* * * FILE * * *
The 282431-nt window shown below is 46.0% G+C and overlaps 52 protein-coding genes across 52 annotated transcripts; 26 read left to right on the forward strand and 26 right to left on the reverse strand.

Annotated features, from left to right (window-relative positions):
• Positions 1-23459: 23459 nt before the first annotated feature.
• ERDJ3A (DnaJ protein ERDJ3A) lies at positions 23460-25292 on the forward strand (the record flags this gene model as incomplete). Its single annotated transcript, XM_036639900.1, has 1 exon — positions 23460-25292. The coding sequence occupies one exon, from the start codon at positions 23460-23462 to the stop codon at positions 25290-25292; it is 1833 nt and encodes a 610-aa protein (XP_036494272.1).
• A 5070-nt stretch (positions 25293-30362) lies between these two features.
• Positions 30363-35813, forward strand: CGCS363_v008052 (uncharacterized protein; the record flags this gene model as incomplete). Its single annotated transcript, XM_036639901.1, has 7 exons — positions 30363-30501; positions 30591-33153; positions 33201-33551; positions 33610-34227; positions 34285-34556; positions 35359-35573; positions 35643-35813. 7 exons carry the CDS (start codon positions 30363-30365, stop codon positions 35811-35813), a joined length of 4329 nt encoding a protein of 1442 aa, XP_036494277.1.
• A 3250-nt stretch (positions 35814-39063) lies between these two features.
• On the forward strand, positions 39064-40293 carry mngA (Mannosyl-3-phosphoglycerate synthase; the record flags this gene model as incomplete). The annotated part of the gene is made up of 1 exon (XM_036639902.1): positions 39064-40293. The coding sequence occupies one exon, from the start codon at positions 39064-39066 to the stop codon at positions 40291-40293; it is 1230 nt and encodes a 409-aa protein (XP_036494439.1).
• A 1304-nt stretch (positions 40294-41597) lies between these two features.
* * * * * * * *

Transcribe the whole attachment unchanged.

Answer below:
The 282431-nt window shown below is 46.0% G+C and overlaps 52 protein-coding genes across 52 annotated transcripts; 26 read left to right on the forward strand and 26 right to left on the reverse strand.

Annotated features, from left to right (window-relative positions):
• Positions 1-23459: 23459 nt before the first annotated feature.
• ERDJ3A (DnaJ protein ERDJ3A) lies at positions 23460-25292 on the forward strand (the record flags this gene model as incomplete). Its single annotated transcript, XM_036639900.1, has 1 exon — positions 23460-25292. The coding sequence occupies one exon, from the start codon at positions 23460-23462 to the stop codon at positions 25290-25292; it is 1833 nt and encodes a 610-aa protein (XP_036494272.1).
• A 5070-nt stretch (positions 25293-30362) lies between these two features.
• Positions 30363-35813, forward strand: CGCS363_v008052 (uncharacterized protein; the record flags this gene model as incomplete). Its single annotated transcript, XM_036639901.1, has 7 exons — positions 30363-30501; positions 30591-33153; positions 33201-33551; positions 33610-34227; positions 34285-34556; positions 35359-35573; positions 35643-35813. 7 exons carry the CDS (start codon positions 30363-30365, stop codon positions 35811-35813), a joined length of 4329 nt encoding a protein of 1442 aa, XP_036494277.1.
• A 3250-nt stretch (positions 35814-39063) lies between these two features.
• On the forward strand, positions 39064-40293 carry mngA (Mannosyl-3-phosphoglycerate synthase; the record flags this gene model as incomplete). The annotated part of the gene is made up of 1 exon (XM_036639902.1): positions 39064-40293. The coding sequence occupies one exon, from the start codon at positions 39064-39066 to the stop codon at positions 40291-40293; it is 1230 nt and encodes a 409-aa protein (XP_036494439.1).
• A 1304-nt stretch (positions 40294-41597) lies between these two features.